first_imgDear Reader,Vedran Vuk here, filling in for David Galland. Today I’ll start with a commentary on the financial news cycle. It seems that every few quarters we get a repeat of the same stories. Then I’ll discuss a warning sign to be alert for when considering high-dividend stocks to buy. Next I’ll share a map of Gaza and Israel which reveals much about the conflict. And last, I’ll share some funnies from The Onion.But before I begin, I want to remind you that Doug Casey has just published a new book, Totally Incorrect. It’s a compilation of Conversations with Casey interviews with Doug that have appeared in past Casey Daily Dispatch issues.Doug covers a wide variety of topics in the book, including terrorism, voting, health, WikiLeaks, World War III, and – of course – the economy and investing.It’s an enlightening, thought-provoking, and downright fun read that I’m sure you’ll enjoy.The Never-Ending ParadeBy Vedran VukAs I’m currently living in a fairly small Texas town, I don’t have the pleasure of seeing any of the bigger holiday parades in person. Let me describe the local parade from last year. My friend and I got to the venue early and patiently waited for it to start. First, a haphazardly assembled float came by, followed by a horrendous cacophony from the local marching band, and then a few people passed waving from their convertibles… then another excuse for a marching band and a couple more floats slowly made their way past the crowd.Altogether, the parade must have been less than ten minutes. As last float passed by, we stood there dumbfounded along with the rest of the crowd. Was that it? Perhaps a trailer had broken down and held up the rest of the parade, cutting it into two parts. The rumors and possibilities filled the crowd’s conversation. After about 15 minutes, someone yelled, “Look, there’s the rest of the parade!” The crowd cheered as they saw lights way down the street. Everyone’s lively mood was restored.But as the parade drew closer, discontent swept the crowd again. I didn’t understand why until the parade had come closer still – it was the exact same group that had passed earlier. The parade had just gone around the block and essentially made a big circle!Doesn’t this sound just like the financial news for the past four years? It’s the same parade making its way around the block. And somehow, we’re hopelessly duped into coming out in the cold to watch it every year.First up in the parade is the threat of Obama’s regulations ending the world. Some shriek in fear and others in joy as he leads the parade. Then the band of Fed officials trumpets another round of quantitative easing. Again, members of the crowd shout out in excitement. Don’t forget our other revelers such Portugal, Spain, Greece, and the rest of the PIIGS dragging their feet in the parade. Of course, there are also the debt-ceiling and fiscal-cliff themed floats. And then there are the Middle East drums of war setting the rhythm for more panic. To top it off, finish with a Chinese dragon growing slower and weaker in its movements.And just like my local, small-town parade, this one doesn’t pass around once, but comes back for a second and third time. While some floats disappear around the bend, it’s only a matter of time until they show up on the other end of the street. Every few quarters, there’s a meltdown in Europe, and then it goes away… only to repeat. Every few quarters, there’s an event in the Middle East that promises to end the world: the Arab Spring; an Iran conflict; rockets from Gaza… and then it goes away. When there are bigger problems at hand, the fiscal cliff and debt issues vanish, but as soon as there is a lull in the news, they come roaring back. Fears of a Chinese slowdown have been in and out of the news since the 2008 crash. And the only reason no one mentions the Fed lately is because the fiscal-cliff float is currently passing by. As soon as the can is kicked down the road again, attention will redirect toward the Fed.I’m trying to recall any issues which have completely have left the parade… maybe only Ireland and Iceland have done so. There’s almost no media coverage of those two troubled countries these days. Everything else continues in a never-ending loop – a horrid merry-go-round of economic problems.So what can one do about this dreadful parade? First of all, stay home. Don’t get yourself sick standing out on the cold with your eyes peeled for the next float. You can do yourself a favor by tuning out much of the news. If QE3 didn’t fix the problem, guess what… QEs four and five won’t either. If the millionth European bailout hasn’t fixed the problem, the billionth won’t. It’s just another loop in the parade – don’t get too excited about the media’s overblown crises.Does this mean that you should live carefree and turn into a bull on the market? No, not at all. The economy is still in incredibly poor shape. Stick to good defensive equities, a strong allocation to precious metals, and keep some cash safe on the sidelines. Keep your eyes on the big picture rather than focusing on the float parading in front of you at the moment. A good example is the current fiscal cliff. Suddenly everyone is hysterical over the issue, but is the US’s fiscal situation really any different than it was six months ago? The big-picture problem is our never-ending addiction to debt. The fiscal cliff is a short-term symptom of the larger problem. If you can keep your eyes on the bigger problems, you can always be prepared for the worst while also avoiding the stress of the most recent “terror” in the financial news.A Warning Sign on High-Dividend StocksBy Vedran VukA lot of people are pushing high-yield stocks these days, so it’s extra important to differentiate the good from the bad. I’m not going to cover every single warning sign of high-dividend-paying stocks in today’s article, but I will touch on one of the most overlooked red flags: a high dividend matched with a weak credit rating. I can already see some of our longtime readers rolling their eyes here and saying, “We get it: the higher the return, usually the higher the risk.” Of course that’s true, but this simple risk-and-reward trade-off is not what I’m going to discuss today.The problem with stocks with high dividends and a low credit rating is a strategic and theoretic problem. It is not as simple as the risk-reward relationship.To start, let’s answer this basic question: “Why should a company pay a dividend?” If your answer is, “To provide shareholders with a return,” you’re halfway right, but also wrong. Companies should pay dividends when they have nothing better to do with the money. If a company has a great idea for a new project which could safely make a 20% return on the money invested, the firm should start that project. You don’t want a company paying out its excess cash in the form of dividends just to appease shareholders searching for yield – that’s short-term thinking. The whole point of investing is to have a company grow your assets.Now, companies don’t always have blockbuster idea after blockbuster idea, so it’s a good thing that dividends are paid out. You don’t want cash just sitting on the balance sheet doing nothing – or even worse, getting eaten away by inflation. The money is better in your hands, if the company has no projects with greater returns than what you could safely earn on your own.The problem with companies with low credit ratings is that they always have a worthwhile place to use the money, i.e., paying off the debt. Even if a company doesn’t have a project earning 20% returns, it can save their shareholders 6% or 7% by paying down the debt early, rather than paying out a dividend.As a result, if a company pays dividends despite debt problems, there’s a strategic problem with how the company is run. It’s paying shareholders to appease them, rather than fixing the company’s debt and liquidity situation which would benefit the shareholders more so in the long run. This is more problematic than a simple ratio of two things on a balance sheet. Paying high dividends while faced with bad credit speaks badly of the company’s strategic planning.Now, as I said initially, this is a warning sign – it is not a litmus test. There are circumstances where a company can have a weak credit rating and a high dividend. For example, if the debt is relatively new or the company is going through a temporary rough patch, it might make sense to keep a dividend high and stable. Suppose a company raised a lot of debt for a takeover. Its credit rating might be suddenly very bad, but it shouldn’t want to change the dividend, as the situation is transitory. Typically, lowering a dividend sends an extremely negative signal to the market about the company’s long-term prospects. So, paying off the debt by lowering the dividend might send a signal to the market which does more damage than good.Another situation where this might be acceptable is when a company doesn’t foresee any major capital expenditures in the near future.  A bad credit rating only really hurts if you’re issuing new debt. If there’s no new debt, then it’s not such a big problem. A smooth dividend might be seen as more attractive than slightly improving the company’s credit when there are no plans for raising capital.These are just a few exceptions; you really have to get in the details of the company to make sure that everything is all right. It’s also important to make sure the company has a low payout ratio if it already has a low credit rating. However, the most important takeaway is that when you see a stock with a high dividend and a low credit rating, you’ve spotted a flag that needs more investigation. This doesn’t warrant immediately dropping the stock, but you definitely need extra due diligence on the pick.A Map Is Worth a Thousand WordsBy Vedran VukRecently, I was looking around the world on Google Maps, as I often enjoy doing. I came across an area which I hadn’t examined closely beforehand: the border between the Gaza Strip and Israel. You may have heard a lot about the conflict, but the picture below might be worth more than a thousand articles on the subject matter.Notice that I took off the labels from the map. I’ll let you guess where Gaza starts and Israel ends.(Click on image to enlarge)Just by looking at this map, it’s easy to imagine why some of those young Palestinians are so upset. I’m not saying that the conflict is entirely an economic issue, but I would bet if the left side of the map looked a lot more like the right side, you’d probably have about 75% fewer young Palestinians ready to fire rockets at Israel.When people are gainfully employed and living reasonably well, it’s a lot harder to get them to follow extreme causes. There are plenty of parts of the world where ancient animosities are present, but because of an economically satisfactory environment, no one is taking up arms – i.e., Northern Ireland, Scotland, the Basque. I know what you’re thinking: Ireland and Spain aren’t doing that great. Sure, but if I had the choice between living in Gaza or Ireland, it wouldn’t be a tough decision.It’s easy to see that the Arab Spring was inseparable from economics as well. Do you really think any uprisings would have happened if the populations of Egypt, Syria, and Libya were living the typical American lifestyle, worrying about Christmas shopping and Black Friday sales? I think not. Or what about Western conflicts such as World War II? Without hyperinflation devastating the German economy, I would find Hitler’s rise to power somewhat more challenging to accomplish.Unfortunately, our foreign policy ignores the economic factors much of the time. In fact, our solution to aggressive countries is often to economically isolate them even more through sanctions. When people have nothing to lose, one doesn’t have to give up much to join a radical movement of some sort. Considering that the global economy is still in a rut, this doesn’t bode well for the future of peace over the next few years.Friday FunniesIn today’s Friday Funnies, I want to introduce our readers not yet familiar with it to an extremely funny political satire website called The Onion. Sometimes the writers can push the satire a little too far, but they also knock it out of the park on a regular basis.You may have recently heard about the website’s most recent spoof. The Onion named Kim Jong-Un, the dictator of North Korea, as the sexiest man of 2012. Here’s what The Onion had to say:“With his devastatingly handsome, round face, his boyish charm, and his strong, sturdy frame, this Pyongyang-bred heartthrob is every woman’s dream come true. Blessed with an air of power that masks an unmistakable cute, cuddly side, Kim made this newspaper’s editorial board swoon with his impeccable fashion sense, chic short hairstyle, and, of course, that famous smile.”The award itself is hilarious, but the really funny part is that a newspaper in China didn’t get the joke. Its staff thought it was a real award and published a 56-photo gallery of the dictator. Read all about the hilarious fiasco.In honor of The Onion‘s recent well-played joke, I’ve included two more of their very funny spoof videos.Recession-Proof Jobs Include Any in Which You Witness Your Boss Kill SomeoneHere’s a great C-SPAN spoof: Congressmen Submit Emergency 3 AM Bill Demanding IHOP Stay Open All NightBefore we wrap up today, I want to mention that there are two new Casey Phyles starting, one in New York City, and the other in in the Otsego and Delaware county area of New York state. If you’re interested in either of them or in seeing if there’s a phyle near you, send an email to phyle@caseyresearch.com.Last, I talked with David Galland earlier this week, and he’s all settled into his new place in Argentina. Unless something unexpected happens, he should be writing the Daily Dispatch next Friday. I’ve enjoyed our time together. Thank you for reading and subscribing to Casey Daily Dispatch.Vedran VukCasey Senior Analystlast_img read more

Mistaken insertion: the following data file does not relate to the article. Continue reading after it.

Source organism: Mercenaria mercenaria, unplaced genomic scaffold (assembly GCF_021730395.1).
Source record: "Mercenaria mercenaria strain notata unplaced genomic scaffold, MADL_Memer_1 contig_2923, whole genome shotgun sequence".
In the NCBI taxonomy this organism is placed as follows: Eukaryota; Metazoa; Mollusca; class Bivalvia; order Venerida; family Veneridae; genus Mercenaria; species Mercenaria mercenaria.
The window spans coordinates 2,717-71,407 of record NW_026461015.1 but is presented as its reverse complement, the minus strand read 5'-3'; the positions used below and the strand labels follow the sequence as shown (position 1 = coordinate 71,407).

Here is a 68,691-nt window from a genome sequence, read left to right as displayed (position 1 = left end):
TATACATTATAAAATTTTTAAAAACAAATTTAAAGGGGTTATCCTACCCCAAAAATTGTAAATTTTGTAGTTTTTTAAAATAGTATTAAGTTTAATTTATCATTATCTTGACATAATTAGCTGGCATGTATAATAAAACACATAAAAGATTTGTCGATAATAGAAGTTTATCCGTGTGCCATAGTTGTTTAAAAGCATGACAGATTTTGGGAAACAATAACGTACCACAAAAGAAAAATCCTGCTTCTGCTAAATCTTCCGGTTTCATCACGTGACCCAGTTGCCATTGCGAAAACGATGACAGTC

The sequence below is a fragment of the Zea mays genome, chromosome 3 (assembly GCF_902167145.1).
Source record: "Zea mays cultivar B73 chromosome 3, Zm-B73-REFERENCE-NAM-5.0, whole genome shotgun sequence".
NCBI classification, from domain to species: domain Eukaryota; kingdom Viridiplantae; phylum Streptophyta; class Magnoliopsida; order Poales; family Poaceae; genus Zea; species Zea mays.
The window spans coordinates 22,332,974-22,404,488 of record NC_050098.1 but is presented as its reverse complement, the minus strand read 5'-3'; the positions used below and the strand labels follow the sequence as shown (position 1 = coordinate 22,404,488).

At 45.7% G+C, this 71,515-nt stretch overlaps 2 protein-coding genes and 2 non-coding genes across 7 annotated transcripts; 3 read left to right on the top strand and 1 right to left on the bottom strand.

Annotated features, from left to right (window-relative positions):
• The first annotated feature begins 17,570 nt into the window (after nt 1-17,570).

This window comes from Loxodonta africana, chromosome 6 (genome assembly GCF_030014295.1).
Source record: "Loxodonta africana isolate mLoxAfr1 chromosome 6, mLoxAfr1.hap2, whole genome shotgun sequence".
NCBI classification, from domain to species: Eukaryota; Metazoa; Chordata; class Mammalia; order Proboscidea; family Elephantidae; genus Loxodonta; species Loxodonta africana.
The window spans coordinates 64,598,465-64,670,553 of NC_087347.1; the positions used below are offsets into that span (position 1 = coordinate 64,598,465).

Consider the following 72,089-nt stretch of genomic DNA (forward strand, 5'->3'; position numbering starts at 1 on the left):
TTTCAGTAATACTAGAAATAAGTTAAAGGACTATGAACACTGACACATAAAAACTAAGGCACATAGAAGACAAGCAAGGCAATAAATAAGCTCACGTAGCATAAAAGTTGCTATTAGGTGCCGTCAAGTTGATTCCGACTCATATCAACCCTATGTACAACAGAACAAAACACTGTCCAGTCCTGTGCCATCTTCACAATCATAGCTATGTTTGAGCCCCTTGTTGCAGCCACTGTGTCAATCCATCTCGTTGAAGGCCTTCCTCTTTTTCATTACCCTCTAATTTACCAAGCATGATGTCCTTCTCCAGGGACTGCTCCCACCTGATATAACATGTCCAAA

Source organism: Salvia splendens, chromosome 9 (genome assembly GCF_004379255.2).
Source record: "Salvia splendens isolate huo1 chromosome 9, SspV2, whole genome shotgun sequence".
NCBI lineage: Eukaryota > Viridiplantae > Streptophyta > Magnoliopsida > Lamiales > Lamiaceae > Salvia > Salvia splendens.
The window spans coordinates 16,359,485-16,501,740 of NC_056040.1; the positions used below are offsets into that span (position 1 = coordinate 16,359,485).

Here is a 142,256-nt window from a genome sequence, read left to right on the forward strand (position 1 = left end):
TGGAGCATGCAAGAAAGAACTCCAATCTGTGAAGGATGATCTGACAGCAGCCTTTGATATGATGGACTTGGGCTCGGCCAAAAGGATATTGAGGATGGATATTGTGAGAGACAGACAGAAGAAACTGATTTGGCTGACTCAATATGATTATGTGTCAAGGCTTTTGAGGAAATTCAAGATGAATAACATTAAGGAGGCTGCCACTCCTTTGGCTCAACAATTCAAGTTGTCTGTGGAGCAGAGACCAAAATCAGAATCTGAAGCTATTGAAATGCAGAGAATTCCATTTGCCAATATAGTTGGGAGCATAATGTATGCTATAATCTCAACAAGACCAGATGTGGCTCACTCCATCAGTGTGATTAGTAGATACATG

One of the most common reasons patients head to an